An obvious improvement to the single CPU design is the introduction of more independent processing power. One way to achieve this is to connect clusters of routers by using conventional LAN technology and routing protocols. Each router in the cluster is required to perform only switching and route-calculations within the bounds of a single-CPU router design.
This approach is similar to that used in parallel processing supercomputers. Unfortunately, even with modern routing protocols, RISC processors, and high-speed LAns, the use of generic networking components to connect routers does not provide the level of integration needed by most network managers. Administrational overhead of such router clusters is high, and the protocols used for general-purpose network connectivity are inefficient and inflexible.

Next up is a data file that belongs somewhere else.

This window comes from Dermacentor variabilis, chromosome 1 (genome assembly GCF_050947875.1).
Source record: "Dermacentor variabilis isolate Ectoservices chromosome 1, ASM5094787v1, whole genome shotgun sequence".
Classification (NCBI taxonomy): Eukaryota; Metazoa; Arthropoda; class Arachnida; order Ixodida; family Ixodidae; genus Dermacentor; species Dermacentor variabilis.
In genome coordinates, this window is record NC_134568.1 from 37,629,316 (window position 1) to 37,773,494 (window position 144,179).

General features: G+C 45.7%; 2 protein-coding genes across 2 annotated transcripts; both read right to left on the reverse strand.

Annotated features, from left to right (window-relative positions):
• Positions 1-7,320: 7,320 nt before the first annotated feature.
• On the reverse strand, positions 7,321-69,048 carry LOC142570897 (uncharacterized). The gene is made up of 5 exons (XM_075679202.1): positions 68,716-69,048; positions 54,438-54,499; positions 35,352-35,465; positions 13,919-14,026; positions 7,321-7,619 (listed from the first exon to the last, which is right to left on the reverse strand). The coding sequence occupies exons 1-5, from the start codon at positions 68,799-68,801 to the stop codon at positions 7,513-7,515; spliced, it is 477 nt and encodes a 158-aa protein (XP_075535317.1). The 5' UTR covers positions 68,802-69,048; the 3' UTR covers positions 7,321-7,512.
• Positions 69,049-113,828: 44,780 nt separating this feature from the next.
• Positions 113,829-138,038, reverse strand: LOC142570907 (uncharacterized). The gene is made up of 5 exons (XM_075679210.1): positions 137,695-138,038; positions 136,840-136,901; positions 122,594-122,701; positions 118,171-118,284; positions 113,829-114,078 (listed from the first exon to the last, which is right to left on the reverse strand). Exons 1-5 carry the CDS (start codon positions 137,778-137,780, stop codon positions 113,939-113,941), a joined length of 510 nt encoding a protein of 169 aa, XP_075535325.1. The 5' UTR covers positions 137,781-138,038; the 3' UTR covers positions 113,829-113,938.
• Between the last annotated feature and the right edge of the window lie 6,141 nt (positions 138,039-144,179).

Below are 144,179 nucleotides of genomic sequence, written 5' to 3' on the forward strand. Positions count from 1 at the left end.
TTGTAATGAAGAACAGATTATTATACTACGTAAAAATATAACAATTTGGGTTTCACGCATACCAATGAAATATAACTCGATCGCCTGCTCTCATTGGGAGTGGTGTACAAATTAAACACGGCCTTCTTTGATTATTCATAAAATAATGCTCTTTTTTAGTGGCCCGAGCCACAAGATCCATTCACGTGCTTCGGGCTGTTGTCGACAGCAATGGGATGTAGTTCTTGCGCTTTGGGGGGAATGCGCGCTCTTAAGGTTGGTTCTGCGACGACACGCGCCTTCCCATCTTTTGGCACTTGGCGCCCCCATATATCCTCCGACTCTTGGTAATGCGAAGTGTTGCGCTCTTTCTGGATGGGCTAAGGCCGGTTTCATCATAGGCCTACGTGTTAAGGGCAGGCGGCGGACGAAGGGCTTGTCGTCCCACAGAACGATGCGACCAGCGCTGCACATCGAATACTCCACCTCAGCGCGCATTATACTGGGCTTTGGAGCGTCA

The necessary refinement may involve a generic high-speed switching fabric, connecting line cards with peer computational capabilities. However, such multiprocessor designs are inherently complex to design and debug, as well as expensive to build. It has taken some time for vendors to develop such packet switches, and it has taken time for network providers to accumulate the traffic levels that require these sophisticated systems.
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